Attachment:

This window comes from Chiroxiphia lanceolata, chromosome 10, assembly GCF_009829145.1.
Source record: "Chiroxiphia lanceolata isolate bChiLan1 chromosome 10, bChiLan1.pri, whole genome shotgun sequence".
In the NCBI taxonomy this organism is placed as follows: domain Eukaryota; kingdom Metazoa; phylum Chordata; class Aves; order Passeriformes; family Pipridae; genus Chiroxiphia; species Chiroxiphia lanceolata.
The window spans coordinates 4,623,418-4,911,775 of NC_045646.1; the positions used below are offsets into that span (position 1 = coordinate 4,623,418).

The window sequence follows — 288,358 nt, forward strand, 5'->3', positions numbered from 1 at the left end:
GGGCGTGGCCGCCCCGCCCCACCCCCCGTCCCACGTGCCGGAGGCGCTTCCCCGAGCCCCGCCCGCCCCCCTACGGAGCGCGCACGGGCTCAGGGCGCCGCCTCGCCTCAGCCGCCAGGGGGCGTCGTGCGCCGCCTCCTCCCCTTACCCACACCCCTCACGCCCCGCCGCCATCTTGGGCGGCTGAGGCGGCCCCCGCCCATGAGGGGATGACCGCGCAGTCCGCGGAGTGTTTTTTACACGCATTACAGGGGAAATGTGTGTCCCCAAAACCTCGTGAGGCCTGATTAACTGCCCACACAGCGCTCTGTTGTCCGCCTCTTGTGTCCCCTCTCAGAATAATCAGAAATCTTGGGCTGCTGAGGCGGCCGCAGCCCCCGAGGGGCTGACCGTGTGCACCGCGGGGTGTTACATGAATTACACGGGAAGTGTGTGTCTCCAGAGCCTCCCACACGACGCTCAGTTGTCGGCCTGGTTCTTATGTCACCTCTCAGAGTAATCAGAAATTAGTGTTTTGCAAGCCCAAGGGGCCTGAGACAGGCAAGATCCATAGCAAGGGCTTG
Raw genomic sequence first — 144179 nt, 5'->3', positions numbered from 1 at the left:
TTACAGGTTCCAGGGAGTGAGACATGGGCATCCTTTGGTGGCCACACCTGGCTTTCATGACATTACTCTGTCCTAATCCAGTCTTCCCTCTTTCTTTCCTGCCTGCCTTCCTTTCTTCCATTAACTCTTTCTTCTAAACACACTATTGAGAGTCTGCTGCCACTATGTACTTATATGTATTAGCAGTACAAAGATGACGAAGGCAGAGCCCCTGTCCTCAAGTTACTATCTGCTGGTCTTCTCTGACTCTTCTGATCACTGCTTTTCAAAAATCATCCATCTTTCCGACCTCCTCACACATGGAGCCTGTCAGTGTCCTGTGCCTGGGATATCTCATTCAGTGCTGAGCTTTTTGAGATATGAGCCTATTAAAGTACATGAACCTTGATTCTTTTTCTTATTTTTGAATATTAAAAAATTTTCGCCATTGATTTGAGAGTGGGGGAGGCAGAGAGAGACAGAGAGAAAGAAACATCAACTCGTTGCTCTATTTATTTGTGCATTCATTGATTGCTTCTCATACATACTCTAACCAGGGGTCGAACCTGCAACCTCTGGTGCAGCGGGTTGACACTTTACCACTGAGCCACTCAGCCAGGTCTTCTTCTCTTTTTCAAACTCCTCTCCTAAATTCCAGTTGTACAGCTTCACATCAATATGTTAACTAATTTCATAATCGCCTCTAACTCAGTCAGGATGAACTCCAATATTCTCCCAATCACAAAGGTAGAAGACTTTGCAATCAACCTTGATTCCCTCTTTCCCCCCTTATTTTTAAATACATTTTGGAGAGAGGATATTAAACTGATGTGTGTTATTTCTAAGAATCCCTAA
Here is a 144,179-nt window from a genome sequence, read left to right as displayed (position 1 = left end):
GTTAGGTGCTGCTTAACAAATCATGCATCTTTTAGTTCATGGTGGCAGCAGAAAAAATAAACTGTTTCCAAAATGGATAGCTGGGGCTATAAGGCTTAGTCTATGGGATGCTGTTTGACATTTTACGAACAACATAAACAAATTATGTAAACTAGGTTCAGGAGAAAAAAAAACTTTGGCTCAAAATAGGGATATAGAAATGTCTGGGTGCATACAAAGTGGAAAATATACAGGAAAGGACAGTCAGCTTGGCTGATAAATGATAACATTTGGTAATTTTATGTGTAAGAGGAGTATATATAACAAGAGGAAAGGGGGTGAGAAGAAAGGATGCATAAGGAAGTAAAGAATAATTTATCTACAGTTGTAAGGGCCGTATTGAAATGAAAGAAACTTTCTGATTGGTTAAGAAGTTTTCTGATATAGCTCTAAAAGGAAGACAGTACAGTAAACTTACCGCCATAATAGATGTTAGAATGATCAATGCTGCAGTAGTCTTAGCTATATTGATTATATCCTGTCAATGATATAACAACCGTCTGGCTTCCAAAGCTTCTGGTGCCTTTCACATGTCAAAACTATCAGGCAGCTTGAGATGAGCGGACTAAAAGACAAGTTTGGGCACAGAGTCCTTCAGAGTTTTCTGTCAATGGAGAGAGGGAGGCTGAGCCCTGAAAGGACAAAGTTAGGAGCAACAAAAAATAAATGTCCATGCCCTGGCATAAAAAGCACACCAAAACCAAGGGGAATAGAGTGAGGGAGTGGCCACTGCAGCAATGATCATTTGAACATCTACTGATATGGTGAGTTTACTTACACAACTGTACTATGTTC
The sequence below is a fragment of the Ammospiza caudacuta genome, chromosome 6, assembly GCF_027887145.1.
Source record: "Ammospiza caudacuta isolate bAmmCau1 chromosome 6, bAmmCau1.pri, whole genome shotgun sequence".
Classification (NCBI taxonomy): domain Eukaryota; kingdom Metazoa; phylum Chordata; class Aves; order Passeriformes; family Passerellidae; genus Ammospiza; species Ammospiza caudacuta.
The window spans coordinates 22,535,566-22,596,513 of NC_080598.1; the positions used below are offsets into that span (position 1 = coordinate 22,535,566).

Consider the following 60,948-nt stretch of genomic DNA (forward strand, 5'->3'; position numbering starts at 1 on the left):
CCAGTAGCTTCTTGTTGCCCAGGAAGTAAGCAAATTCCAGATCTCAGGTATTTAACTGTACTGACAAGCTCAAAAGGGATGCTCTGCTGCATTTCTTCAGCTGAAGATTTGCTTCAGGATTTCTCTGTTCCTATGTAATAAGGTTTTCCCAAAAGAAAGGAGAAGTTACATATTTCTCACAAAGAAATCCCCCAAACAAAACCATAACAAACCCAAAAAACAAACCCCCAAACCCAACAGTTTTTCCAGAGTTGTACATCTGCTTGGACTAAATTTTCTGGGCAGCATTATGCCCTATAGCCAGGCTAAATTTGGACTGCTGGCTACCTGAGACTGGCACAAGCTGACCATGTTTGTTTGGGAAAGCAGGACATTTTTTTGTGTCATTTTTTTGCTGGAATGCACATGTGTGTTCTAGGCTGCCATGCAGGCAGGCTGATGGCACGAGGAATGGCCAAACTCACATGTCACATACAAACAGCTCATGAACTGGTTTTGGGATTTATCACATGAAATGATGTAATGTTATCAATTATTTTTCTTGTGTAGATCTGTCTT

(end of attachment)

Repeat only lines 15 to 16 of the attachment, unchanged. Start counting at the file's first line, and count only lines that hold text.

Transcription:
Consider the following 60,948-nt stretch of genomic DNA (forward strand, 5'->3'; position numbering starts at 1 on the left):
CCAGTAGCTTCTTGTTGCCCAGGAAGTAAGCAAATTCCAGATCTCAGGTATTTAACTGTACTGACAAGCTCAAAAGGGATGCTCTGCTGCATTTCTTCAGCTGAAGATTTGCTTCAGGATTTCTCTGTTCCTATGTAATAAGGTTTTCCCAAAAGAAAGGAGAAGTTACATATTTCTCACAAAGAAATCCCCCAAACAAAACCATAACAAACCCAAAAAACAAACCCCCAAACCCAACAGTTTTTCCAGAGTTGTACATCTGCTTGGACTAAATTTTCTGGGCAGCATTATGCCCTATAGCCAGGCTAAATTTGGACTGCTGGCTACCTGAGACTGGCACAAGCTGACCATGTTTGTTTGGGAAAGCAGGACATTTTTTTGTGTCATTTTTTTGCTGGAATGCACATGTGTGTTCTAGGCTGCCATGCAGGCAGGCTGATGGCACGAGGAATGGCCAAACTCACATGTCACATACAAACAGCTCATGAACTGGTTTTGGGATTTATCACATGAAATGATGTAATGTTATCAATTATTTTTCTTGTGTAGATCTGTCTT